Global Warming is Killing Coral Reefs

Global Warming – is it Real?

It is safe to say that global warming and climate change are real and are just conspiracy theories. It is also definitely not something made up just so that a certain party could benefit off it. Global warming poses real threats, threats that may not be too conspicuous for us to perceive daily. Nevertheless, the threat is tangible. Furthermore, scientific investigations are able to back it up. Despite solid and irrefutable evidence to prove the existence of global warming, non-believers still do exist. Flat-earthers alike, it is mind-boggling that some people still claim climate change is just a hoax.

Cause of Climate Change?

A large majority of climate scientists came to a consensus that the “greenhouse effect” is the main cause of climate change and global warming. The aforementioned effect occurs when the atmosphere traps heat radiating from Earth toward space. Particular gases and molecules in the atmosphere are responsible for blocking heat from escaping. The typical ones are water vapour, nitrous oxide, carbon dioxide and methane.

A layer of greenhouse gases – primarily water vapour and including smaller amounts of carbon dioxide, methane and nitrous oxide – acts as a thermal blanket for the Earth, absorbing heat and warming the surface to a life-supporting average of 15 degrees Celsius. [Source]

Human Activity – Main catalyst for Climate Change

On Earth, human activities are rapidly changing the natural greenhouse. The Intergovernmental Panel on Climate Change (IPCC) concluded that there is a more than 95 % probability that human activities over the past five decades have warmed our planet. As the industrial revolution took place decades ago, the burning of fossil fuels like coal and oil has increased the concentration of atmospheric carbon dioxide. In addition, plenty of deforestation and land clearing activities occurred for various developments. This in turn triggered the increase in concentration of greenhouse gases.

How does it affect us?

Global climate change already had discernible effects on the environment. Glaciers melted and shrunk, ice on rivers and lakes is breaking up rapidly, flora and fauna ranges shifted and trees are flowering sooner. As a result, sea levels will rise, global temperatures will increase, more intense heat waves and droughts will occur, etc.

Potential effects of global climate change include more frequent wildfires, longer periods of drought in some regions and an increase in the number, duration and intensity of tropical storms. [Source]

Climate Change and Coral Reefs

The coral is neither a rock nor a plant, but an animal. This fascinating animal composes thousands of tiny invertebrates called polyps, which can be anything from a few millimetres to several centimetres wide. These reefs are major supports for many marine ecosystems. Hence, it is not surprising to see that their decline is triggering major concerns worldwide. In the past three years, approximately a fifth of all coral on Earth died. Furthermore, experts believe that there is now just half the amount of coral that was in the oceans 40 years ago. The northern third of Australia’s Great Barrier Reef lost more than a third of its coral since 2015. This is very alarming as such a massive wipe out occurred in a span of just 3 years.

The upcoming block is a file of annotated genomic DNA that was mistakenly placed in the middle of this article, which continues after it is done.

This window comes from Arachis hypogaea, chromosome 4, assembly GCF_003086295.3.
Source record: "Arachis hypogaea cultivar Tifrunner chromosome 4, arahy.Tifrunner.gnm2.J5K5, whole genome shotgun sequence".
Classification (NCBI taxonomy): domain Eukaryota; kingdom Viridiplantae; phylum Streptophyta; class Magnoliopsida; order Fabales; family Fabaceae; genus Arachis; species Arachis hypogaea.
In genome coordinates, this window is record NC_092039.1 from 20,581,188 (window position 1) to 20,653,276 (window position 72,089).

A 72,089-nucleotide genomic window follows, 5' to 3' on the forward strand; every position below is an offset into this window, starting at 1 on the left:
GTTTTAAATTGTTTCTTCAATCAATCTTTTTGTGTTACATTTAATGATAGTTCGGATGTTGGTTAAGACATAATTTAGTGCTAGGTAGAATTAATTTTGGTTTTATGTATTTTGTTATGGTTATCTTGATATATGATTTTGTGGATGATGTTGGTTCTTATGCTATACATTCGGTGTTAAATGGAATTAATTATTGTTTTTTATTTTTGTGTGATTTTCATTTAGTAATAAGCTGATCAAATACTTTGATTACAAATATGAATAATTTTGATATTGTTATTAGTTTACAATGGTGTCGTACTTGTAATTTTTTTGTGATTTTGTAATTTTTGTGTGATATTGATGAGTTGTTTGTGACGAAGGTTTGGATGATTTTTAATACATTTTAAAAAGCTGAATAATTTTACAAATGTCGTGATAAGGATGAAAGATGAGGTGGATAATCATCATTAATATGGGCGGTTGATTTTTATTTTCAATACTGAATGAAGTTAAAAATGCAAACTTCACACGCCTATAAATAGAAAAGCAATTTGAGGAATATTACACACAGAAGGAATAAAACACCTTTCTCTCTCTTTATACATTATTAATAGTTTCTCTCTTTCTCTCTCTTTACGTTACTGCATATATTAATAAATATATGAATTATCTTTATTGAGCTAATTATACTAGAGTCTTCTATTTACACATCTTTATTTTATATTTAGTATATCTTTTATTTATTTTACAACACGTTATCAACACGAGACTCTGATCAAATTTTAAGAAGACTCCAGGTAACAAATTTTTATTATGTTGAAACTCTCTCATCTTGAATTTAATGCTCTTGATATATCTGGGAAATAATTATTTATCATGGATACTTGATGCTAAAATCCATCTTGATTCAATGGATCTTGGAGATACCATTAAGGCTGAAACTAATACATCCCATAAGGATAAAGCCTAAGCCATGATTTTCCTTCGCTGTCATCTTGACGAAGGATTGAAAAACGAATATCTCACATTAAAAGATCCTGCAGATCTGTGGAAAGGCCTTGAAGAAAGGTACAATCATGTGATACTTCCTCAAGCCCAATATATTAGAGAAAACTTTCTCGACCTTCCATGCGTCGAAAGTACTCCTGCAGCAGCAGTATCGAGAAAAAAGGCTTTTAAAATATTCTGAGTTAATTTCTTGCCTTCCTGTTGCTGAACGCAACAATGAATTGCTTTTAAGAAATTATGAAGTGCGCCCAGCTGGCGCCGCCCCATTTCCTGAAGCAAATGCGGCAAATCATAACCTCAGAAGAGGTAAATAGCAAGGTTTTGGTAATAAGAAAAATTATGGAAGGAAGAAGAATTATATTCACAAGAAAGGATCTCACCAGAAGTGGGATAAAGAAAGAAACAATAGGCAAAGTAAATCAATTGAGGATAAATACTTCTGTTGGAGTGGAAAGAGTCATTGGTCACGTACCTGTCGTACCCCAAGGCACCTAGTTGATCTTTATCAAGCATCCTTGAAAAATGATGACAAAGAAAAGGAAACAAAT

Corals are very sensitive to any change in water temperature. Hence, rising sea temperatures due to global warming are indubitably the biggest reason for their death. In particular, this warming ruins the symbiosis between the coral and its main food source, the microalgae that live inside its tissue. In warming seas, the microalgae overproduce sugars and toxins. This leads to coral polyps to reject them and spit them out. Without microalgae, corals die of starvation and turn white, in a process known as bleaching. To make matters worse, the rising concentration of carbon dioxide in the atmosphere also increases the acidity of seawater. This complicates the process for corals to generate the calcium carbonate they need for their skeletal structure.

Dying coral reefs in the ocean. [Source]

A Healthy Ocean Depends on Reefs

Coral reefs limit shoreline erosion and reduce the intensity and destruction of storms. Not just that, they provide food and shelter of countless marine life that feeds millions of people. Hence, it is easy to imagine that the total collapse of coral reef ecosystems would bring about devastating consequences. Estimates are that up to 80 % of the oxygen we take for granted comes from the ocean. It does not come from land. In order for us to continue to breathe, we need to have a healthy ocean.

A last ditch effort to save reefs?

The clock is ticking, and scientists worldwide are rushing to come up with ways to save reefs. Numerous efforts involve identifying corals that are particularly resilient to heat or acidity. Following this include pioneering ways to rapidly regrow corals so that dying reefs can be repopulated. Meanwhile, other researchers are trying to use genetic engineering to the same end. However, some experts worry about such interference. They claim that a coral created for heat tolerance might have other fatal issues, such as a greater vulnerability to viruses. Nevertheless, the opposition to such breeding is weakening as corals need all the help they can get.

Scientists studying coral reefs [Source]

In a nutshell, it goes without saying that we would like our future generations to be able to enjoy the resources that we enjoyed. Scuba diving to view coral reefs might be fun, but we should be more conscious to what we do daily that might directly or indirectly fuel climate change.

Written by Mitchell Lim

Curiosity doesn't always kill the cat.

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